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About RJP

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    WW II in the air, political and military history, photography.

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  1. The inevitable Wikipedia reference says the machine spanned 88' 0" and had a length of 80' 9". The AW23 used a Tiger VI but Wiki quotes the Tiger VIII with a diameter of 50.8" and notes that "The engine was built in a number of different versions but performance and dimensions stayed relatively unchanged". Are those numbers proportional to the drawing? Probably best to print the drawing and use a ruler.
  2. Joe Baugher has more:
  3. There were some minor differences between Revell USA kits and those from Potters Bar. I seem to recall a sliding canopy on the F4U (?) not seen on the US kit and decal differences too. Perhaps the Wildcat saw more of the same?
  4. That film was made by Powell and Pressburger and is included as a bonus on the DVD of 49th Parallel held by the Toronto Public Library. It includes some useful footage of (IIRC) Albacores, Martlets and Kingfishers, some of it close in. I love DVD ripping software🙂
  5. Do you actually plan to (as distinct from actually wish to) build it? I find it's best to have a plausible plan to build and Mrs P. never minds.
  6. Here's another, child actor Jackie Coogan. He put his civilian pilot experience to use as a glider pilot in Burma with the 1st ACG. A tougher man than you might think if you only knew him as Uncle Fester.
  7. It's a rich vein. Wayne Morris was an up and coming Hollywood actor when he joined the US Navy and became an ace flying Hellcats. His acting career suffered for being off screen for some years but he worked until his death at age 45. Ed McMahon trained as a fighter pilot but served as an instructor in WW II. In Korea he was a forward air controller flying the Cessna O-1. Closer to home, Jackie Rae was a Spitfire pilot and earned a DFC in 1944 for anti-V-1 work. He later was a TV star in Canada and the UK and was a successful songwriter and bandleader (The Spitfire Band). His nephew was Premier of Ontario and interim federal Liberal Leader.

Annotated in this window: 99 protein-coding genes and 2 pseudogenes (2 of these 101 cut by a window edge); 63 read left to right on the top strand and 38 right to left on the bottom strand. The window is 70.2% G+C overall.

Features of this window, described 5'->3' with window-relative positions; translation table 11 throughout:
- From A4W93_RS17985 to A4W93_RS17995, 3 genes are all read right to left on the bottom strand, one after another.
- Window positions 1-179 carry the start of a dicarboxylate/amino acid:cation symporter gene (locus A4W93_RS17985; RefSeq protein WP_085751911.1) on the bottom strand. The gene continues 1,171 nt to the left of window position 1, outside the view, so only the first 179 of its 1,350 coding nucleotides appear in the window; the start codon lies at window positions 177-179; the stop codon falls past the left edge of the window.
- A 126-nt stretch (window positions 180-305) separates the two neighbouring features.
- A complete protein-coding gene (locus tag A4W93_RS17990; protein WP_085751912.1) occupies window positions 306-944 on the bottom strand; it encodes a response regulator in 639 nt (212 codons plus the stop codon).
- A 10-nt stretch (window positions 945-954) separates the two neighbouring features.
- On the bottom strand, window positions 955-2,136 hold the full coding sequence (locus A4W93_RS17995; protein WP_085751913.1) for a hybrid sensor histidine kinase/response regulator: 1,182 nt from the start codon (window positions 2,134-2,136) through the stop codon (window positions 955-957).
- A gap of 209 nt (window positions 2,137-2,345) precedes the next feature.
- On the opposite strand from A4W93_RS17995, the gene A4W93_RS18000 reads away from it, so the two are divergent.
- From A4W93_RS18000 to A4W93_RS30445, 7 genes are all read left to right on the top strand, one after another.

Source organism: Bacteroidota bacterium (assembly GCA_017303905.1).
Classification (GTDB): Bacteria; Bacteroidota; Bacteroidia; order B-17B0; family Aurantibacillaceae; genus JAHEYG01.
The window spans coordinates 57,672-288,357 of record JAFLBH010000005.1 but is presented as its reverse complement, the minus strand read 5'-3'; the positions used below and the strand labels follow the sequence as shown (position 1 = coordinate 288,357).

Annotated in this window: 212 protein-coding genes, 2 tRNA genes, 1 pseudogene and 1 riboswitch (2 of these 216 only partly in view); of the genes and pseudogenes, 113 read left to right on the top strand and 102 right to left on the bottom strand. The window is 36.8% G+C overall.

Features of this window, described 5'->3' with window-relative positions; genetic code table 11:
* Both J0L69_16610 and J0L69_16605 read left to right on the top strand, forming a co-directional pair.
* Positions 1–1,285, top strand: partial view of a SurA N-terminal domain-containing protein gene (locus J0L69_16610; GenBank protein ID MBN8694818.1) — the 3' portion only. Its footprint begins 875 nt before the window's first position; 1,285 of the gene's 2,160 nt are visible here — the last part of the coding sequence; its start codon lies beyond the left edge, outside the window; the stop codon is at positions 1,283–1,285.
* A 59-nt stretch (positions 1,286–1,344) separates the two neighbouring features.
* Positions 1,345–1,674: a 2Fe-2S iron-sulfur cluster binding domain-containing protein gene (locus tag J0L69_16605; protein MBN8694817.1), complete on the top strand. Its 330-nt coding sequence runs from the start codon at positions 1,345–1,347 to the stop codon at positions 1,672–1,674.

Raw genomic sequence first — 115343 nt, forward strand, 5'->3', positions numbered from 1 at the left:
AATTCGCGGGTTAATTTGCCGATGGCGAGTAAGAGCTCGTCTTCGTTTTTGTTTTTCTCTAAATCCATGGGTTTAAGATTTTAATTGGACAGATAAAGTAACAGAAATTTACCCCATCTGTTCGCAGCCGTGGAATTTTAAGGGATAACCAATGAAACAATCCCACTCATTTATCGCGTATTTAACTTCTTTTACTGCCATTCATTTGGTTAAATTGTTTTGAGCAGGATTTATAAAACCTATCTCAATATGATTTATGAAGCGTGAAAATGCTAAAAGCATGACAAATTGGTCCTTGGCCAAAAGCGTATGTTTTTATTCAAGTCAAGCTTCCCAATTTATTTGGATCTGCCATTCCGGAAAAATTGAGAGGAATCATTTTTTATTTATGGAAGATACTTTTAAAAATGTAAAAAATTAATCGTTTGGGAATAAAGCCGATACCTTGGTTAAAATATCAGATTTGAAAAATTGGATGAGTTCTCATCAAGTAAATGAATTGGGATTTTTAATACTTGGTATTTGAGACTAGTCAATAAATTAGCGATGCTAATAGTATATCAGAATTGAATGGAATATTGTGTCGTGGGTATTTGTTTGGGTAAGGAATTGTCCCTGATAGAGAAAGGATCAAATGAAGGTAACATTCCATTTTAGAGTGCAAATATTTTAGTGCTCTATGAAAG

8. I have in my downloads that same shot of KB783 referenced above. The caption notes it as having Mod 925, a 50 calibre weapon mounted ventrally. It was also an early (the first?) example of the Martin m/u installation. I suppose that's why it was at Boscombe Down? Not sure how any of that bears on the bomb doors.
  9. Jerry makes a valid point. I don't see how it moves the ball comparing one part to another which is itself unproven. Assuming one hasn't got a set of original Lancaster bomb doors handy - I certainly haven't room in my basement model workshop for a set - one needs to make a judgment about how to assess. It's a mug's game to blithely assume.
  10. I generally save the instructions and perhaps the box art (but only if I think it will be useful in future. The bigger question might be how to organize things especially as the collection builds up. I invested in file folders, one per subject. Some of mine are over fifty years old. Anything useful can be added over time, funny how much builds up. The next question is how to organize them! Don't be afraid to perform the occasional cull, be rigorous, even ruthless. Save what is actually useful and be heartless about the rest. Remember, it really is only a hobby😋
  11. I don't see any military markings and the red registration on the tail seems to be civilian. I wish I could read it. Any pictures I have of civilian British or Italian ones have large registrations on the fuselage but Qantas had some, registration on the tail. Still, I wonder what it's doing in Texas, transiting through on the way to Oz perhaps.
  12. Yes, right up to the point of assuming a picture of a late one as indicative of what an early one looked like. The error is likely to be recognised only after the mods. have been made. Grief ensues. Ask me how I know.
  13. Best to be aware that late Wirraways had a plain flap whereby the upper surface was attached to the flap and came down with it when the flaps were lowered. The original variants had a split flap (the upper surface stayed stationery while the lower surface was lowered). Early machines also had a triangular cutout next to the aileron. When the changes were made I do not know but photographs are available on the 'net.
  14. Relic was one of my favourites. Sitting at the counter in Molly's Reach, staring at the new hifalutin menu. "Quickie Lorraine! Who's Quickie Lorraine?" I have now lost any possible excuse for passing on the Airfix Lancaster II.
  15. Civil Aviation Authority lists G-AIFV as a Mk 21. Certainly the interior shots used were a freight carrier, not a Wayfarer.